For many species, count data is very skewly distributed. This is
especially the case for species which tend to flock or cluster together
at one or more resting places, that may or may not change from year to
year. Especially when these places do change, it will become difficult
for `rtrim`

(or any GLM) to model this correctly, because the
episodic high counts are not captured well in a site factor, nor in a
time-point factor. The result is that model deviations for these
place/time combinations are large, which for serveral resons may affect
the computed overdispersion. To some extent, this effect will be true
(because of the larger-than-expected variance), but there is also the
risk of methodologival artefacts, which we would like to avoid.

This vigenette aims as understanding the nature of huge
overdispersion for these cases, and presents a number of mitigating
approaches implemented in `rtrim`

.

Let’s look at an example for Oystercatcher data that comes with RTRIM. First we plot the sorted raw counts.

```
library(rtrim)
data(oystercatcher)
# Collect all raw count data
ok <- is.finite(oystercatcher$count) & oystercatcher$count > 0
count <- oystercatcher$count[ok]
plot(count, type='p', pch=16, col="red", cex=0.4)
```

Of course, sorting does help to see the big picture.

```
count <- sort(count)
plot(count/1000, type='p', pch=16, col="red", cex=0.4, las=TRUE, ylab="count (x1000)")
```

So it appears that a few site/year/month combinations have the majority of all individuals. We can plot exactly this:

```
cum_count <- cumsum(sort(count, decreasing = TRUE)) # cumulative counts, largest first
cum_pct <- 100 * cum_count / sum(count) # express as percentage of total
n <- length(count)
obs_pct <- 100 * (1:n)/n
plot(obs_pct, cum_pct, type='n', xlab="Observations (%)", ylab="Cum. counts (%)", las=1)
points(obs_pct, cum_pct, pch=16, cex=0.3, col="red")
abline(a=100, b=-1, lty="dashed")
grid()
```

In this case, we see the typical “Pareto-principle”: 20% of the data points represent 80% of the total counts. This is likely to have a strong impact on estimated overdispersion.

Let’s see how large overdispersion actually is. Because using the full dataset may be a bit slow for use within a vignette, we create a second dataset using only the last 10 year, and the sites that have the best coverage (percentage of years and months that have positive counts).

```
oystercatcher2 <- subset(oystercatcher, year>=2005)
calc_coverage <- function(x) 100*mean(is.finite(x) & x>0)
coverage <- aggregate(count ~ site, data=oystercatcher2, calc_coverage, na.action=na.pass)
coverage <- coverage[order(coverage$count, decreasing=TRUE), ]
plot(coverage$count, ylab="coverage (%)", pch=16, col=gray(0,0.5), las=1)
abline(a=50, b=0, col="red")
```

Based on above figure, we decide to use a threshold of 50% coverage, which is about 20 sites.

```
z <- trim(count ~ site + (year+month), data=oystercatcher3, model=3, overdisp=TRUE)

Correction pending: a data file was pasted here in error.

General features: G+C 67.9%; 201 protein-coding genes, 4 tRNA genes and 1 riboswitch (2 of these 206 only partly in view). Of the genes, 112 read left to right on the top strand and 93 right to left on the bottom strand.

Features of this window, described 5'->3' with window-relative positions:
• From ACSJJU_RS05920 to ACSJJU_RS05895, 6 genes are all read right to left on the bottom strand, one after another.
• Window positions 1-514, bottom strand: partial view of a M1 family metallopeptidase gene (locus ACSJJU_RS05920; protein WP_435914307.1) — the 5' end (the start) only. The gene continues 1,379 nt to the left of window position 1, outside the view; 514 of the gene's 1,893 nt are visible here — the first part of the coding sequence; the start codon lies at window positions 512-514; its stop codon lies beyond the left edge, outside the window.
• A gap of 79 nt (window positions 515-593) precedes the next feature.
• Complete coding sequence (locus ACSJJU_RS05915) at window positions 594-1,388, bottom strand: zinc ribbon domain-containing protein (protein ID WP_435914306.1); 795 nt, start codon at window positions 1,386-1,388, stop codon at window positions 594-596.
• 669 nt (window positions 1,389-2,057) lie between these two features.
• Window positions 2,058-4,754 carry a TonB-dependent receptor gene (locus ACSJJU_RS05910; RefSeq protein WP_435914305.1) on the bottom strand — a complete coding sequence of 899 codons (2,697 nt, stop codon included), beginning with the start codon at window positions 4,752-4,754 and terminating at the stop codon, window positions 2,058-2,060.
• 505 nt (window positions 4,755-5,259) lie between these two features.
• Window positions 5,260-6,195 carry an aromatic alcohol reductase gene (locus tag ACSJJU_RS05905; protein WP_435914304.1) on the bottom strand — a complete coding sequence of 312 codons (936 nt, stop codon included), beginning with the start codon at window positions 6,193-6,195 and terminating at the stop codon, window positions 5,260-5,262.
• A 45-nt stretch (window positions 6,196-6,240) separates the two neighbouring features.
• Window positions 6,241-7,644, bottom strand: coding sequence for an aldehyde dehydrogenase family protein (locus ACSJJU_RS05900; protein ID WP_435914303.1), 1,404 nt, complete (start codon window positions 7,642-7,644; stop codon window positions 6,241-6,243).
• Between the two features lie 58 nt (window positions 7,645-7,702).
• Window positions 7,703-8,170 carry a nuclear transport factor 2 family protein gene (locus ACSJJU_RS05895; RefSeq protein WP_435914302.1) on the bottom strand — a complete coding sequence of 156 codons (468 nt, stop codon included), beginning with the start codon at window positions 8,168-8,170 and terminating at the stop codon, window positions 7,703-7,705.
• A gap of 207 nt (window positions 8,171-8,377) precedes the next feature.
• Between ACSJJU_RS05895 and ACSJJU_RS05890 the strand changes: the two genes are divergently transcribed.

summary(z)
#> Call:
#> tools::buildVignettes(dir = ".", tangle = TRUE)
#>
#> Model : 3
#> Method : GEE (Convergence reached after 8 iterations)
#>
#> Coefficients:
#> what which add se_add mul se_mul
#> 1 year 1 0.00000000 0.00000000 1.0000000 0.00000000
#> 2 year 2 -0.12910821 0.10412101 0.8788789 0.09150975
#> 3 year 3 -0.26286715 0.10480722 0.7688440 0.08058041
#> 4 year 4 -0.34053864 0.10443466 0.7113870 0.07429346
#> 5 year 5 -0.40775682 0.11236331 0.6651406 0.07473740
#> 6 year 6 -0.23146611 0.10398967 0.7933696 0.08250224
#> 7 year 7 -0.45102143 0.10950416 0.6369772 0.06975165
#> 8 year 8 -0.05673496 0.09844313 0.9448445 0.09301345
#> 9 year 9 -0.31097791 0.10313944 0.7327301 0.07557337
#> 10 year 10 -0.23289935 0.10190991 0.7922333 0.08073643
#> 11 month 1 0.00000000 0.00000000 1.0000000 0.00000000
#> 12 month 2 0.05336631 0.09636071 1.0548160 0.10164281
#> 13 month 3 -0.62159914 0.11900349 0.5370849 0.06391497
#> 14 month 4 -1.15666563 0.14573389 0.3145332 0.04583815
#> 15 month 5 -1.59739827 0.16395820 0.2024225 0.03318883
#> 16 month 6 -1.45125447 0.16571737 0.2342762 0.03882364
#> 17 month 7 -0.66394637 0.12149335 0.5148157 0.06254668
#> 18 month 8 0.03478200 0.10172791 1.0353940 0.10532846
#> 19 month 9 0.09859027 0.09225028 1.1036140 0.10180870
#> 20 month 10 -0.12836654 0.10233123 0.8795309 0.09000348
#> 21 month 11 0.07262761 0.09633538 1.0753300 0.10359232
#> 22 month 12 0.03298819 0.10082010 1.0335383 0.10420144
#>
#> Overdispersion : 1213.0781
#>
#> Goodness of fit:
#> Chi-square = 2549890.26, df=2102, p=0.0000
#> Likelihood Ratio = 1613397.34, df=2102, p=0.0000
#> AIC (up to a constant) = 1609193.34
```

So overdispersion is indeed huge!

You may recall from Models and statistical methods in rtrim that the formula for overdispersion is given by \[ \sigma^2 = \frac{1}{n-p} \sum_{ijm} r^2_{ijm}\] with \(n\) the number of observations, \(p\) the number of model parameters and \(r\) Pearson residuals, given by \[ r = \frac{f_{ijm} -\mu_{ijm}}{\sqrt{\mu_{ijm}}}. \]

Species like Oystercatcher are known to cluster in winter: many individuals may appear at one monitoring site at one time, and at another site at another time. This clustering behaviour is unlikely to be captured in full by the TRIM model. Therefore, residuals (i.e. \(f-\mu\)) may be large, and more than proportionally affect overdispersion \(\sigma^2\) because the nonlinearity involved (i.e. the squaring process). So, while overdispersion may be high, it is also very likely to be overestimated.